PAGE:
I have been in the book business for more than 25 years and have met a few bigots and LGBT-haters, et al. I'm always stunned that this is so. I have partners in my book business now who are bigots and generally disapprove of anyone who is not white, the other partners are just like me, they approve of good, intelligent people, even if they are green martians who worship earthworms and cross-dress. Who cares anyway? Drives me nuts how much time those people waste hating....


Rare Book Monthly

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    <b>Doyle, April 25:</b> THOMAS JEFFERSON, Autograph letter signed comparing Logan, Tecumseh, and Little Turtle to the Spartans. Monticello: 15 February 1821. $14,000-18,000
    <b>Doyle, April 25:</b> JOHN C. FREMONT, Narrative of the Exploring Expedition to the Rocky Mountains, in the Year 1842.. Abridged edition, the only one containing the folding map From the Sporting Library of Arnold “Jake” Johnson. $3,000-5,000
    <b>Doyle, April 25:</b> ZANE GREY, Album containing 94 large format photographs of Grey and party at Catalina Island, Arizona, and fishing in the Pacific. From the Sporting Library of Arnold “Jake” Johnson. $5,000-$8,000
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    <b>Doyle, April 25:</b> ERIC TAVERNER, Salmon Fishing... One of 275 copies signed by Taverner, published in 1931,From the Sporting Library of Jake Johnson. $2,000-$3,000
    <b>Doyle, April 25:</b> JOHN WHITEHEAD, Exploration of Mount Kina Balu, North Borneo. Whitehead reached the high point of Kinabalu in 1888. Part of a major group of travel books from the Sporting Library of Jake Johnson. $2,000-$3,000
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    <b>Doyle, April 25:</b> SAMUEL BECKETT, Stirrings Still. This, Beckett’s last work of fiction with original lithographs by Le Brocquy, limited to 200 copies signed by the author and the artist. From the Estate of Howard Kaminsky.. $1,500-$2,500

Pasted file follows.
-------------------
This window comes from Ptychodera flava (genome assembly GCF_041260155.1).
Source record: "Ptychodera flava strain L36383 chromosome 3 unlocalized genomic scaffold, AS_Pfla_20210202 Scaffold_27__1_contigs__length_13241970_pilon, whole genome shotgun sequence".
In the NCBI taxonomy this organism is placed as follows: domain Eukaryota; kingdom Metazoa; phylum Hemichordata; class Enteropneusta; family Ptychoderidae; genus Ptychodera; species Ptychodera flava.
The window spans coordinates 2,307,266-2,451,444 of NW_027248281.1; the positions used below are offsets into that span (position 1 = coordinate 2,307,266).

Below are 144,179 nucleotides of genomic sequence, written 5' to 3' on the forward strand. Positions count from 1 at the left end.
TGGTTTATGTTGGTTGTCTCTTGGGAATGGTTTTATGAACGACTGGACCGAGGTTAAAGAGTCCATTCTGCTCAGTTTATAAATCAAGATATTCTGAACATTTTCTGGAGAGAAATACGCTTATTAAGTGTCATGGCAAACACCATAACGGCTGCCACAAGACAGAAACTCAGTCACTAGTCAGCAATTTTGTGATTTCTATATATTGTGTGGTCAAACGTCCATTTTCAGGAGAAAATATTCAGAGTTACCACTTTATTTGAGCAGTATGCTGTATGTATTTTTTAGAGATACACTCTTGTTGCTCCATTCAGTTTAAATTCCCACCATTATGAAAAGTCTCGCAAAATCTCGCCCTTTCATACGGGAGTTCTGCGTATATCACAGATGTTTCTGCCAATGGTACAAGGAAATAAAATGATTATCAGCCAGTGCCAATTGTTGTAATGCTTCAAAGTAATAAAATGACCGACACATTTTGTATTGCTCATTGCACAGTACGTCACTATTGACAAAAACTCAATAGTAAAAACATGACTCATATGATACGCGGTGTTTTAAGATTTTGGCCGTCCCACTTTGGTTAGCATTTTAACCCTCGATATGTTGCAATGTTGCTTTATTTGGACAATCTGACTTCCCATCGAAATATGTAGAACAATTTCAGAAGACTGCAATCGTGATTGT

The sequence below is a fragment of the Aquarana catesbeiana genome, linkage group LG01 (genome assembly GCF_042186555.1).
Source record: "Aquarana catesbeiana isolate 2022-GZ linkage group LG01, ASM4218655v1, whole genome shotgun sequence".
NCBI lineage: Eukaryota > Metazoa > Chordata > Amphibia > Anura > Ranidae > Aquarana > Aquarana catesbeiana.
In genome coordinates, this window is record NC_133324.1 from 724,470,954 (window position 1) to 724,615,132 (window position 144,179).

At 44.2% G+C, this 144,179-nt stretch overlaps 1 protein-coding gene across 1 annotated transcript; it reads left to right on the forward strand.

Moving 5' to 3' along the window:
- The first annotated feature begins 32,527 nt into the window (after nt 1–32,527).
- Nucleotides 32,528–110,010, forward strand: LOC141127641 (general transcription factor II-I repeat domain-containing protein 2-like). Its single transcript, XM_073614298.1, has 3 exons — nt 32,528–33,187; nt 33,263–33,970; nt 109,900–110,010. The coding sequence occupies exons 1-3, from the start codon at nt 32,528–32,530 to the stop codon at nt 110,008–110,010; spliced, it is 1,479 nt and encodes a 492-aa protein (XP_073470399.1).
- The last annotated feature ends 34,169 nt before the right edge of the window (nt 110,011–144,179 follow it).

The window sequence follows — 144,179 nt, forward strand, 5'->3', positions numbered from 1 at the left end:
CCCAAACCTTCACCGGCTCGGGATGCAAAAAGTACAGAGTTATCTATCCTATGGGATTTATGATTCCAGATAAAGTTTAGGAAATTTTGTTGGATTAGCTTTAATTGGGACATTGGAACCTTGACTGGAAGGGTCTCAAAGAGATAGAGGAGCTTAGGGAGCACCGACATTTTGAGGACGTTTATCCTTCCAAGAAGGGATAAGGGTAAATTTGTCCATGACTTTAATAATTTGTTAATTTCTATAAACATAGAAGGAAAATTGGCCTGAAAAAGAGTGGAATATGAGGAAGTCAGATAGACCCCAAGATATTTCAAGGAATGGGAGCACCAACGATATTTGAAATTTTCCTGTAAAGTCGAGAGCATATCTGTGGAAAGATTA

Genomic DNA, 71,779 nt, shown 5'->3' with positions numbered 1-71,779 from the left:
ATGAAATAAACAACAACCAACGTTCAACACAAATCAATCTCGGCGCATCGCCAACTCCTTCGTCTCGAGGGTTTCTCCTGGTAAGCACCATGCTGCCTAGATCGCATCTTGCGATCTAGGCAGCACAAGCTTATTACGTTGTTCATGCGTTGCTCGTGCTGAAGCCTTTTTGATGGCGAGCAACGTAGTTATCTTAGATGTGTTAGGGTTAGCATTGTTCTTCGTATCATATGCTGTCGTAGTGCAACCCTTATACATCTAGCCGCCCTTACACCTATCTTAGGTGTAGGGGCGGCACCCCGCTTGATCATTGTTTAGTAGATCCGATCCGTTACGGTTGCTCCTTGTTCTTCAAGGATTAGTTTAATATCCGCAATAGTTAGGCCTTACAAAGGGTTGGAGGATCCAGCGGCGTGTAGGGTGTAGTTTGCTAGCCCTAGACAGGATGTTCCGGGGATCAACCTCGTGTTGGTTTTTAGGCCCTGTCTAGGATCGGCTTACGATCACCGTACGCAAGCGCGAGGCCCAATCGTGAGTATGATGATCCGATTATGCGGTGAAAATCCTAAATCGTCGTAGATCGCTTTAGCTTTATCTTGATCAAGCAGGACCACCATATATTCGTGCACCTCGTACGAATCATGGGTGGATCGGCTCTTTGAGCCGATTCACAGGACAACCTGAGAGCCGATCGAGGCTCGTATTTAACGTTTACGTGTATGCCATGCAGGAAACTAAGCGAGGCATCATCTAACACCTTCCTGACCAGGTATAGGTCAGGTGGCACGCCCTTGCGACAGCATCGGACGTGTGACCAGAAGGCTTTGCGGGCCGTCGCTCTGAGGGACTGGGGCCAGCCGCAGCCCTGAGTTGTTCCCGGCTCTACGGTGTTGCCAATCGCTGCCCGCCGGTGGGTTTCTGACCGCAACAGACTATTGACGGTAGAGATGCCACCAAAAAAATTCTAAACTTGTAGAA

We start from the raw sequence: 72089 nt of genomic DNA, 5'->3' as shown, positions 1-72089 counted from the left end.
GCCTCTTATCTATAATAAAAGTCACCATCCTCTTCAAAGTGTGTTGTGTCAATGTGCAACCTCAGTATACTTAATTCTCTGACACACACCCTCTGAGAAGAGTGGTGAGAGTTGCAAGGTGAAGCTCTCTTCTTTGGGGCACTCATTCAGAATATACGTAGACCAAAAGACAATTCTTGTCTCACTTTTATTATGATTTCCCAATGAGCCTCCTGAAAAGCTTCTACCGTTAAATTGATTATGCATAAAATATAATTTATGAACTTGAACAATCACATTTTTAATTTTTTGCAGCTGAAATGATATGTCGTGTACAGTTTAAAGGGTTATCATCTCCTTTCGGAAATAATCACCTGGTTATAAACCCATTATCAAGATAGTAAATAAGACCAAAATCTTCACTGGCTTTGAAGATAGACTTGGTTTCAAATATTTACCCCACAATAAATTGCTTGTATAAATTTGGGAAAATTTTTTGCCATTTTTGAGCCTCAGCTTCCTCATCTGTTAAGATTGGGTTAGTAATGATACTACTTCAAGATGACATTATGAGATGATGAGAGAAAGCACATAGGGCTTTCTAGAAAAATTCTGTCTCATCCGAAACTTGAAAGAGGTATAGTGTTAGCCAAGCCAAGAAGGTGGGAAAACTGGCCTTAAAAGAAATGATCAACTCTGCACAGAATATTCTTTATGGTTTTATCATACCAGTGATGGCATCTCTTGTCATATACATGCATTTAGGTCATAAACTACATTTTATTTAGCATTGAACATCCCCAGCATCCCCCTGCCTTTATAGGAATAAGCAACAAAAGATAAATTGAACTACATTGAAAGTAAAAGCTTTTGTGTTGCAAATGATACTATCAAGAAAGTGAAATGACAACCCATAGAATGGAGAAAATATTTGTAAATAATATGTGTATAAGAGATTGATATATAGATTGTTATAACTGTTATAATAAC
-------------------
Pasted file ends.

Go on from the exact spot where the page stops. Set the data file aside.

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    <b>19th Century Shop:</b> The social contract “Man is born free, and everywhere he is in chains”: ROUSSEAU, JEAN-JACQUES. <i>Principes du Droit Politique [Du Contract Social]</i>. Amsterdam: Michel Rey, 1762
    <b>19th Century Shop:</b> “The first English textbook on geometrical land-measurement and surveying”: BENESE, RICHARD. <i>This Boke Sheweth the Maner of Measurynge All Maner of Lande…</i>
  • <b>Swann Auction Galleries Apr 26:</b> Jacques-Émile Ruhlmann, wallpaper sample book, circa 1919. $15,000 to $25,000.
    <b>Swann Auction Galleries Apr 26:</b> Archive from a late office of the Breuer & Smith architectural team, New York, 1960-70s. $3,500 to $5,000.
    <b>Swann Auction Galleries Apr 26:</b> William Morris, <i>The Story of the Glittering Plain or the Land of Living Men,</i> illustrated by Walter Crane, Kelmscott Press, Hammersmith, 1894. $2,500 to $3,500.
    <b>Swann Auction Galleries Apr 26:</b> Gustave Doré, <i>La Sainte Bible selon la Vulgate,</i> Tours, 1866. $15,000 to $25,000.
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    <b>Swann Auction Galleries Apr 26:</b><br>Eric Allatini & Gerda Wegener, <i>Sur Talons Rouges,</i> with original watercolor by Wegener, Paris, 1929. $5,000 to $7,500.
    <b>Swann Auction Galleries Apr 26:</b><br>C.P. Cavafy, <i>Fourteen Poems,</i> illustrated & signed by David Hockney, London, 1966. $5,000 to $7,500.
    <b>Swann Auction Galleries Apr 26:</b> Jean Midolle, <i>Spécimen des Écritures Modernes...</i>, Strasbourg, 1834-35. $3,000 to $4,000.
    <b>Swann Auction Galleries Apr 26:</b><br>E.A. Seguy, <i>Floréal: Dessins & Coloris Nouveaux,</i> Paris, 1925. $3,000 to $4,000.
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    <b>Bonhams, Mar. 9:</b> BEETHOVEN, LUDWIG VAN. Autograph Manuscript sketch-leaf part of the score of the Scottish Songs, "Sunset" Op. 108 no 2. [Vienna, February 1818]. Inscribed by Alexander Wheelock Thayer. SOLD for $131,250
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    <b>Bonhams, Mar. 9:</b> EINSTEIN, ALBERT. Autograph Letter Signed ("Papa") to his son Hans Albert, discussing his involvement with the atomic bomb, September 2, 1945. SOLD for $106,250
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    <b>Bonhams, Mar. 9:</b> 1869 Inauguration Bible of President Ulysses S. Grant. SOLD for $118,750